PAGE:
BootsnAll indie travel guide

The First-time Traveller (3 of 4)

What gear to take?

You know, it’s funny: it takes me longer to pack for a week in Santa Barbara than for a year-long trip around the world.

In Santa Barbara I want to have a choice of clothes to wear that match. For world travel I want a few clothes that will cover me in most eventualities. I also want to be mobile, and that means going light. Ever seen those European backpackers with a pack that starts below their knees and finishes above their head? No thanks! That’s too much like hard work.

A wise man once said, "Before you go on a trip, decide how much money you want to take and how much gear. Just before you leave, double the money and halve the gear."

I’ll tell ya, that’s pretty accurate. Remember, everything you take on "Day 1," you will be lugging on "Day Last." If you need to buy some underwear or a couple of t-shirts, guess what? They actually have them in other countries!

What gear would I take?

On a world trip that could include mountains, jungles, cities and deserts, I would try to cover myself as much as possible. Here’s some of my choices:

Backpack: I prefer a simple pack, sans 75 pockets and straps. I take a medium-sized pack to allow for important items, but one that doesn’t encourage me to be a "pack-rat." I’ve used a Lowe Alpine pack for a long time; The North Face is another excellent brand, and so is Dana Design.

Sleeping Mat: I’ve used a "Ridge Rest" for over a decade, on four continents, and have been really impressed. It weighs several ounces and is durable.

Sleeping Bag: For over a decade I’ve used a North Face extra-long. I use a hollow-fill bag which, while heavier than a down bag, has one important advantage: it will retain heat while wet. If you’re camping out without a tent and the morning dew soaks your bag, this will be a factor. Don’t buy the warmest bag on the market, because if it’s only 15°C, you’ll be sweating. Get one rated at 0°C or maybe -5°C if you plan on colder climates. Mountain Hardware has a good assortment of bags with different grades of hollow-fill. They also have mosquito hoods, for those annoying moments when the bugs come out.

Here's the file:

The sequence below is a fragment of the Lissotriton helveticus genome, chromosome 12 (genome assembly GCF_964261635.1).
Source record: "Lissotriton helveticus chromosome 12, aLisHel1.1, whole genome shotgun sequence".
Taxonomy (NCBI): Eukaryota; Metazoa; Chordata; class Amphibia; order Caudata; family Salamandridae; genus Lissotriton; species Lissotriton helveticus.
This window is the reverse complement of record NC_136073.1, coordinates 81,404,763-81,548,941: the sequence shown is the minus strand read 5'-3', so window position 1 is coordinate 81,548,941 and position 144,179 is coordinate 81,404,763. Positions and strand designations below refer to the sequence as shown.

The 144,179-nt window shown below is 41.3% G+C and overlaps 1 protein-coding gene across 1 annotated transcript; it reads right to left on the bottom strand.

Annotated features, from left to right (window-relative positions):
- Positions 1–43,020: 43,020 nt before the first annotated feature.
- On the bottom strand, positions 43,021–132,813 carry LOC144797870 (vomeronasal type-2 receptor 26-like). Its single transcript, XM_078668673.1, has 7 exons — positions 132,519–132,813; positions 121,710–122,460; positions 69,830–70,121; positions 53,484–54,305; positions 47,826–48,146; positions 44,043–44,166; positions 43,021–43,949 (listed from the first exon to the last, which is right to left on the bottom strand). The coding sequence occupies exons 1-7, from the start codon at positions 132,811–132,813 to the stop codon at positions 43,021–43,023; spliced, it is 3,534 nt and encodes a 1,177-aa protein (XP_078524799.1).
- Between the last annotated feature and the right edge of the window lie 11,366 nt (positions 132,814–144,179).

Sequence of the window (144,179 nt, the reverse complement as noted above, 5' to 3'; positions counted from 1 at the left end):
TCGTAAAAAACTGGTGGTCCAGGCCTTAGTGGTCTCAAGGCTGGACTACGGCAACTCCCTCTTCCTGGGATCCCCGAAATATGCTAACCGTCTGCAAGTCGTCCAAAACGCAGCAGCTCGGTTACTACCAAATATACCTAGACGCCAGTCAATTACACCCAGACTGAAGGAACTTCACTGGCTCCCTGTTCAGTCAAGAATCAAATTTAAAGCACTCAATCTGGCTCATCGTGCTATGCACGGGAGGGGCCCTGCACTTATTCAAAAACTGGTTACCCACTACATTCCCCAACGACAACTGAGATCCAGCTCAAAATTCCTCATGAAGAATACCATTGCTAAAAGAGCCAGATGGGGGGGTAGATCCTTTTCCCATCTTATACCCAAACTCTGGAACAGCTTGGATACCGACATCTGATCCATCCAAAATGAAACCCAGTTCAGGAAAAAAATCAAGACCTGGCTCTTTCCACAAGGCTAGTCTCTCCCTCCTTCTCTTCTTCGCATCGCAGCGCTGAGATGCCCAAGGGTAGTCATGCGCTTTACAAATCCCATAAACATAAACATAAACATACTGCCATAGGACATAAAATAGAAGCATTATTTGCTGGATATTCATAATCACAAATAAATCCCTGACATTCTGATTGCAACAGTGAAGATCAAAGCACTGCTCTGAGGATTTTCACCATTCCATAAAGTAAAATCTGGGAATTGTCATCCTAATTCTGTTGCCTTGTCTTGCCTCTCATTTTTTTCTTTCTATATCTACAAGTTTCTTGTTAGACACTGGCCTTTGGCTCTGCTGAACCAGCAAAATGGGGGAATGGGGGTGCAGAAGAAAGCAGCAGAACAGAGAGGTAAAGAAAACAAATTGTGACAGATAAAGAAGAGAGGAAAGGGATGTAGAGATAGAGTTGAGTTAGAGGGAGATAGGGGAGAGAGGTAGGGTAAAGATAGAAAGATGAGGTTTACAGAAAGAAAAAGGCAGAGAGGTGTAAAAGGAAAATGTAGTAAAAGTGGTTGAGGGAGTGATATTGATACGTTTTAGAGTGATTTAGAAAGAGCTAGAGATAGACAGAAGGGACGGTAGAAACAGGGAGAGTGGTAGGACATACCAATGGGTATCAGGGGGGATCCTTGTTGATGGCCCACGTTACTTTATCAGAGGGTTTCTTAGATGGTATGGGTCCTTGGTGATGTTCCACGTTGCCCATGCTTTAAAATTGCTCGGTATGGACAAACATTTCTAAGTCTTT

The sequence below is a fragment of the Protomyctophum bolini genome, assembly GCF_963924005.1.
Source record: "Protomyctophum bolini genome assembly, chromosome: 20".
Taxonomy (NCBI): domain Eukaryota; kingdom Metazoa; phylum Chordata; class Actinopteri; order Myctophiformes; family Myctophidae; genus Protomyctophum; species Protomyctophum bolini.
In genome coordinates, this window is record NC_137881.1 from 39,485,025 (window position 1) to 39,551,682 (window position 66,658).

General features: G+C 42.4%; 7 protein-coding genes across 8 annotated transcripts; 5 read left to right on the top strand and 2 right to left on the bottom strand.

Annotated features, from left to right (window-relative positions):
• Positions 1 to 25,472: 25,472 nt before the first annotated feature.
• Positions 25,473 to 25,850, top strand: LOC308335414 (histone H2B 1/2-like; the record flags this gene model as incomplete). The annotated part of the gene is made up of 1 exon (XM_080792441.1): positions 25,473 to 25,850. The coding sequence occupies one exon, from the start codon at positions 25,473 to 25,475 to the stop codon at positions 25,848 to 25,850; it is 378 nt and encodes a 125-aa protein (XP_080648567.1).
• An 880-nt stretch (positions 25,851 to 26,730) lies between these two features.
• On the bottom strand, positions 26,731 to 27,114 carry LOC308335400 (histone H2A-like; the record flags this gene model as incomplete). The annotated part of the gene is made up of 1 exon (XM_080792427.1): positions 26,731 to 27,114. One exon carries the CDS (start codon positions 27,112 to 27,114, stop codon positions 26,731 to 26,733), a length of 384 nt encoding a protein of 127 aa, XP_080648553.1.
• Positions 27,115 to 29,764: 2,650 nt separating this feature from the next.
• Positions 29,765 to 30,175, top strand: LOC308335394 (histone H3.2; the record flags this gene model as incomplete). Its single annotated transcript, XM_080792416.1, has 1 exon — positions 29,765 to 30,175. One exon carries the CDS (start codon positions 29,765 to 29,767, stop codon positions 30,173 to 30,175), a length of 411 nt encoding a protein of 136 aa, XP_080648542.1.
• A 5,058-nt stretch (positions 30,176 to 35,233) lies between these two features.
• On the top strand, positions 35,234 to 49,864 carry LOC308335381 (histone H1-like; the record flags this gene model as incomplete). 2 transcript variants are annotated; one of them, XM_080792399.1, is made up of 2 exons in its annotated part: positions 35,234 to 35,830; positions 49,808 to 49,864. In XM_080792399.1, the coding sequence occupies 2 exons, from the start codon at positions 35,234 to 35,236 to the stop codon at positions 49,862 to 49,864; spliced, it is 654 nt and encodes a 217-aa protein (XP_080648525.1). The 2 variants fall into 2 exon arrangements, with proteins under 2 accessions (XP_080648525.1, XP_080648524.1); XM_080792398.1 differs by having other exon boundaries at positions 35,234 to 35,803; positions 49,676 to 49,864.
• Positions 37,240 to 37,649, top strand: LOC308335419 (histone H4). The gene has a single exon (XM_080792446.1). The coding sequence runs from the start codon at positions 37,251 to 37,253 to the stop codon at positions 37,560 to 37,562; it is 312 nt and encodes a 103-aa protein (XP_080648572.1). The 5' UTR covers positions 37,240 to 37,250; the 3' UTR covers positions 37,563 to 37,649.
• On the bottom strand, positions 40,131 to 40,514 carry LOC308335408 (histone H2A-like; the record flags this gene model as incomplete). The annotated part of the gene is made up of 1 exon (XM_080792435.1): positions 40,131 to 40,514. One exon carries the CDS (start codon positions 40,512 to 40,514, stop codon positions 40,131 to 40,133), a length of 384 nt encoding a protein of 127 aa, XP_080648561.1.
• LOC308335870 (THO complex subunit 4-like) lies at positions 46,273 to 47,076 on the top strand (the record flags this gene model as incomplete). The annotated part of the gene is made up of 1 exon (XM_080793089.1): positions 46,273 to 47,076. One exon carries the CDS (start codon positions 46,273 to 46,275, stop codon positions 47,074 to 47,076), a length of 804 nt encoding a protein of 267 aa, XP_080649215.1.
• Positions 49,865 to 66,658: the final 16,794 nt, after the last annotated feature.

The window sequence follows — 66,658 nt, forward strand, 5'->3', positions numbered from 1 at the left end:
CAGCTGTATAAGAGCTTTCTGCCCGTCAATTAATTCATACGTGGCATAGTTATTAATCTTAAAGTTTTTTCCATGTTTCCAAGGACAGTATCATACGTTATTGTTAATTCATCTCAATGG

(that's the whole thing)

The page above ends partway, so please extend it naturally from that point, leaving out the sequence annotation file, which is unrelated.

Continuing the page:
Boots: A sturdy pair of boots is something that you will come to appreciate when far from home. My boots are made by Rockport and are very comfortable, as well as waterproof. When I worked on a farm in Australia and suffered in soaking wet boots every day, I learned the importance of waterproofing.

Sandals: Yeah, the Romans had it right! Sandals are the way to go in hot climates. When your feet can breathe you feel a whole lot better. You also save the bother of dealing with smelly socks. I’ve used my sandals in Hong Kong, Alaska and Nepal. When you want to wade across a river, boots ain’t the ticket, let me tell ya. I prefer Teva as I feel they make a quality sandal. They have three straps that can be adjusted to fit any foot.

Fleece: For those cold mornings you should definately bring at least one warm item, even if you’re only going to Bali. I carry a Patagonia fleece sweater as it is sturdy, warm and light.

Wet-Weather Gear: It might be sunny when you wake up, but two hours later when you’re hitch-hiking at the side of the road things may change. It’s important to keep your torso dry as much as possible. I carry a Gore-Tex jacket made by Berghaus. I’ve used this extensively on four continents, and it has performed well. Other brands which I like are The North Face and Spray Way.

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